I think it's a brilliant and timely idea. Over time the parking fee can be adjusted according to demand. If people must drive to the monuments and museums and then occupy city space with their private cars then let them pay for the privilege. And I hope they don't build a garage under the Mall--that would only encourage more driving. Even if the cars parked in an underground garage aren't seen, they add to congestion when they're moving. The Mall is an ideal candidate for a high capacity, comfortable, model transit system to accommodate tourists--monorail, streetcar, etc.

by likedrypavement on Jan 30, 2014 1:09 pm • linkreport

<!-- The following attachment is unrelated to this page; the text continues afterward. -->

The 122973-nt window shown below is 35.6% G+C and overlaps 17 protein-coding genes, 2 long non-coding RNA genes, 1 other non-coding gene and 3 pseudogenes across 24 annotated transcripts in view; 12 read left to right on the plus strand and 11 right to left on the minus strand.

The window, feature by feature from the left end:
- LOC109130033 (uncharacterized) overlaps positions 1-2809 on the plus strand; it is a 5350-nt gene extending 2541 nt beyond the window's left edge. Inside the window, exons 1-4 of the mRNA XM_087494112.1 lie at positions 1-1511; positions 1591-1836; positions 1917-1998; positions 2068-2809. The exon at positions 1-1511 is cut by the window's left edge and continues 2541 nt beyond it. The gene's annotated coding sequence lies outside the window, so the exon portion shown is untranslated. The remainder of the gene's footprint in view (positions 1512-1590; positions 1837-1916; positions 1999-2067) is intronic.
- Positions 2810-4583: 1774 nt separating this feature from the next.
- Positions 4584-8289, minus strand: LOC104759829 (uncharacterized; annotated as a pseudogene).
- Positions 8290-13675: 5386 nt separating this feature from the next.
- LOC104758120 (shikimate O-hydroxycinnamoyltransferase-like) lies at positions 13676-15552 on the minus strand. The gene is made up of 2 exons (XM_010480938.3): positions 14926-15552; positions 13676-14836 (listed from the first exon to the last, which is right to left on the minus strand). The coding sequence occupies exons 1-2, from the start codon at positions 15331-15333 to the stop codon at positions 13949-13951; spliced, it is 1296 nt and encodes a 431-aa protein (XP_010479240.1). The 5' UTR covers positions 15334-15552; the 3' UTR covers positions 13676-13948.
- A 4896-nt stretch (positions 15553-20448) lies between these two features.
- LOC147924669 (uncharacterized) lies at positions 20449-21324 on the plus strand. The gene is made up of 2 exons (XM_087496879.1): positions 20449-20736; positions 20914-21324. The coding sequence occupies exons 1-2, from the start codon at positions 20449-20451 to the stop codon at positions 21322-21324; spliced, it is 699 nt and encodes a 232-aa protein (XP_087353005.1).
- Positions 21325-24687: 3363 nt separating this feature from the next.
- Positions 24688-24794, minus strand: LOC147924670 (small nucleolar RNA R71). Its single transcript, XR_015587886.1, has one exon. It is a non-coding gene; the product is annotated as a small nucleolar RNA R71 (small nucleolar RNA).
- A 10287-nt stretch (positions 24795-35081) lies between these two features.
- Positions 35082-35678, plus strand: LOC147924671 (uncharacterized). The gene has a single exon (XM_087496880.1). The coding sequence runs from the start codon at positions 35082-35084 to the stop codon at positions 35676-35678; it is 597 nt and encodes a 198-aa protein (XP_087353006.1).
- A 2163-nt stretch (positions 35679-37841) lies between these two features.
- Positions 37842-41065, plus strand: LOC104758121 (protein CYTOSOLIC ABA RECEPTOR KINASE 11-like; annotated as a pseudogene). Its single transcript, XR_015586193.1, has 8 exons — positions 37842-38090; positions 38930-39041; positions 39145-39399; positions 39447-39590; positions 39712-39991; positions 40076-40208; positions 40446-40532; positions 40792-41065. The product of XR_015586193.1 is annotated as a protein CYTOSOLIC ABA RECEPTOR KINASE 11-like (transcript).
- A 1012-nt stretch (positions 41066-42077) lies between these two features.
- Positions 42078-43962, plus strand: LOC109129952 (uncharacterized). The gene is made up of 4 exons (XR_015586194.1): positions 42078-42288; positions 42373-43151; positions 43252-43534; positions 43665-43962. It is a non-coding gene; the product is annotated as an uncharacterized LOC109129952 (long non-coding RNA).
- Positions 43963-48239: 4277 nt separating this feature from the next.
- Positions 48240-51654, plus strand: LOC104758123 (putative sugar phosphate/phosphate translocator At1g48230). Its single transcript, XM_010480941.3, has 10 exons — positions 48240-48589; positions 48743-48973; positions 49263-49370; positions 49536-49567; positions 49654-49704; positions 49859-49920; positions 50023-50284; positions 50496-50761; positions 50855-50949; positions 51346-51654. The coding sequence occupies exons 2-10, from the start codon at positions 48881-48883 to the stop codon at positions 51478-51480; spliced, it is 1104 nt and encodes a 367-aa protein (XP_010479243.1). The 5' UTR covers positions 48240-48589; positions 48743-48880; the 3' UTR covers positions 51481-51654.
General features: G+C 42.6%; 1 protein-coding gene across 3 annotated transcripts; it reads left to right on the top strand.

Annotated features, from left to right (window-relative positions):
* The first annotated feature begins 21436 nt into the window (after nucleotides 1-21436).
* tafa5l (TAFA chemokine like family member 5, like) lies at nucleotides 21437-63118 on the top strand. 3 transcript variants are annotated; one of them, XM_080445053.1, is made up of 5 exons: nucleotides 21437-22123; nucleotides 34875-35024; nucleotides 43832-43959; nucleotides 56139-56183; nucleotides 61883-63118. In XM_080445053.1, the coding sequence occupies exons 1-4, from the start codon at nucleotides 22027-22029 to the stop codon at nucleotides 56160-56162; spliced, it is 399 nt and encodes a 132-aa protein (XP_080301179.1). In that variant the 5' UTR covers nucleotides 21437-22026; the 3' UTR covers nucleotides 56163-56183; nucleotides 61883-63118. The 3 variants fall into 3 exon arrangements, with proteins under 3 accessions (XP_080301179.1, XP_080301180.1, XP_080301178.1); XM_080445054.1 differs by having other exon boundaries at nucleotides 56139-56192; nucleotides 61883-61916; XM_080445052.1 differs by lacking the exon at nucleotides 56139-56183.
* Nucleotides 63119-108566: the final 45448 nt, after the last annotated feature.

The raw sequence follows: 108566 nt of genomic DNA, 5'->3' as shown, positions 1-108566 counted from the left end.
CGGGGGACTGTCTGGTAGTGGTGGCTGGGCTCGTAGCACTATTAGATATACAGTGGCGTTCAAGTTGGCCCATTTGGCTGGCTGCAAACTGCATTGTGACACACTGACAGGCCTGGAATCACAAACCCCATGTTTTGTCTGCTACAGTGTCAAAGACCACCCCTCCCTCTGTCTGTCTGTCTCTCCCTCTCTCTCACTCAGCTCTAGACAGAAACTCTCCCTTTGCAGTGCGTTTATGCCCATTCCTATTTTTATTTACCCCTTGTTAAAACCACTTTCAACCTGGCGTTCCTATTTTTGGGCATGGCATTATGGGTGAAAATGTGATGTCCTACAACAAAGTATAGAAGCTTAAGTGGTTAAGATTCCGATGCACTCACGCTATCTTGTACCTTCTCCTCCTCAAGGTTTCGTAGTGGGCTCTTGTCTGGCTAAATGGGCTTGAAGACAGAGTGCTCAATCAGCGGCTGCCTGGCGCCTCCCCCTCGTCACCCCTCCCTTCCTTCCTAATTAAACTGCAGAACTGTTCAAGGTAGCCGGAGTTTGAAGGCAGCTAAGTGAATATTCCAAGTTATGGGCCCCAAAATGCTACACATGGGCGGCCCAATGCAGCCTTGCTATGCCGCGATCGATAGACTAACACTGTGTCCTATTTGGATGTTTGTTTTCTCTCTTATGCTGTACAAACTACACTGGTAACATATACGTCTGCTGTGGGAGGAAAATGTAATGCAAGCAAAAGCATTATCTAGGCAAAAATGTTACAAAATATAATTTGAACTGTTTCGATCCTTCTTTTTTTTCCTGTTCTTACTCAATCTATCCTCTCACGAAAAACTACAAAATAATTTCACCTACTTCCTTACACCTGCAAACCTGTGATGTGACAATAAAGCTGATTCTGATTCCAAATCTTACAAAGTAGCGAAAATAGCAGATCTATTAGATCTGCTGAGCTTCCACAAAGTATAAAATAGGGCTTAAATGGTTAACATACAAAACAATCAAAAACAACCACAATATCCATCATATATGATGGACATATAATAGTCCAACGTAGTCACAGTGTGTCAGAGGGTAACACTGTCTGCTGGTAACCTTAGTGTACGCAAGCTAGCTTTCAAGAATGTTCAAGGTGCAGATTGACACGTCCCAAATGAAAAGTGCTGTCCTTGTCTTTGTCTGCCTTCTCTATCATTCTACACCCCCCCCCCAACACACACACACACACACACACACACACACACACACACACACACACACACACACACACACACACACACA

As a former employee who lost her job when the Company closed, I feel obligated to correct this article that is full of inaccuracies.

First, the NPS did not terminate its contract with Tourmobile. Tourmobile opted to discontinue operating after the death of its owner in 2009.

Second, Tourmobile was privately-owned, which meant it received no federal subsidies to purchase equipment and other items. The circulator buses were purchased with tax dollars and currently uses taxpayer dollars to operate. It's easy to reduce fares to almost nothing when your operating funds come for the deep pockets of federal government. While this transportation on paper seem inexpensive and reasonable, it will cost everyone, whether they use this service or not, millions of dollars.

You can't operate a bus company collecting 1 or 2 dollars per passenger without losing money unless taxpayers are picking up the tab. Two dollar fares seems nice a reasonable until people realize they are subsidizing the operation using their tax dollars. I guess if you aren't paying the fee as you board the bus, then people don't seem to mind.